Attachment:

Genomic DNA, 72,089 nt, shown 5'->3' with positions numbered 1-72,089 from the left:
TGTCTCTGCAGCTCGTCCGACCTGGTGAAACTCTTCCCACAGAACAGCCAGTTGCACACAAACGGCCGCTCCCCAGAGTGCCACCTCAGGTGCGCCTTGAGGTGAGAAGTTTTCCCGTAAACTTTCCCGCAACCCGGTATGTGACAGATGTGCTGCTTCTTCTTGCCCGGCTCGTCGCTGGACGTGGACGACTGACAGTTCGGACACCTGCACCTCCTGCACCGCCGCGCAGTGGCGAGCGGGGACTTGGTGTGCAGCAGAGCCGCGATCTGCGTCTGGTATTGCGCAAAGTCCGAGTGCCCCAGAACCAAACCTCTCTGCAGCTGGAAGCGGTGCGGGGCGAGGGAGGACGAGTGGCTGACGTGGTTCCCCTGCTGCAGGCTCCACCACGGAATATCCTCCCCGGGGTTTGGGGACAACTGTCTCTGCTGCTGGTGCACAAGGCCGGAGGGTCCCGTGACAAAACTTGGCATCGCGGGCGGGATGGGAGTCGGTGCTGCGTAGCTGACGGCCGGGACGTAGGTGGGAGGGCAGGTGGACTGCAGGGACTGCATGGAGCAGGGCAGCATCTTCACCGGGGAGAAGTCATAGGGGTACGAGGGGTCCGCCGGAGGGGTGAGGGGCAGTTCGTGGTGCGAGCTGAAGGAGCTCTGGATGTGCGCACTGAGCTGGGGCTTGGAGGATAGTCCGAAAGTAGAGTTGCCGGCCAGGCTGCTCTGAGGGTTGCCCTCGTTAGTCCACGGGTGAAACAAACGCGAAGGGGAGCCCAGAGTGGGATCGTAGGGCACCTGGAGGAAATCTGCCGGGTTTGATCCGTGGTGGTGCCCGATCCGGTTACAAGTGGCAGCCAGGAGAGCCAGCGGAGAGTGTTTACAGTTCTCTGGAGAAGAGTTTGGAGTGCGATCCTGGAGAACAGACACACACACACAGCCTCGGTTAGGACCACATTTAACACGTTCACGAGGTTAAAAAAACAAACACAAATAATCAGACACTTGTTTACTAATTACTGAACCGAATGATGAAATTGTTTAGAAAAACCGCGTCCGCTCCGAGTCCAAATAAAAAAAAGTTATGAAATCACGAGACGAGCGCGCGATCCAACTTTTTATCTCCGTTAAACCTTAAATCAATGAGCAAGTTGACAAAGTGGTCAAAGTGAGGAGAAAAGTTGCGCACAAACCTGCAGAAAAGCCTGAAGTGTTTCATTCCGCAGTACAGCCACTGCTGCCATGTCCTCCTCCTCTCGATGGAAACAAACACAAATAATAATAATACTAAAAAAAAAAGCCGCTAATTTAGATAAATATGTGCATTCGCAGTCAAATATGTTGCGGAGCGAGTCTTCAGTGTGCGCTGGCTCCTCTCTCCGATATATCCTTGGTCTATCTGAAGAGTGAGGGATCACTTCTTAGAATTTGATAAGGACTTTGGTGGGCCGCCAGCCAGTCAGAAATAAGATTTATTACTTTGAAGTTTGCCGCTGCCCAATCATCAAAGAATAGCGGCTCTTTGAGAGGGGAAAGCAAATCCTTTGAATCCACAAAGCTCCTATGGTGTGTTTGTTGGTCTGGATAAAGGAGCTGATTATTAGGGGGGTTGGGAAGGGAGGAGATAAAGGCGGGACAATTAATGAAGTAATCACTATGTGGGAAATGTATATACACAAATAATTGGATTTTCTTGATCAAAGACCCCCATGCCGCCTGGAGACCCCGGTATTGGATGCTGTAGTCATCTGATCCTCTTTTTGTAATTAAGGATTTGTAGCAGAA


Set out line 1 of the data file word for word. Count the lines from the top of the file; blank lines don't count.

Genomic DNA, 72,089 nt, shown 5'->3' with positions numbered 1-72,089 from the left: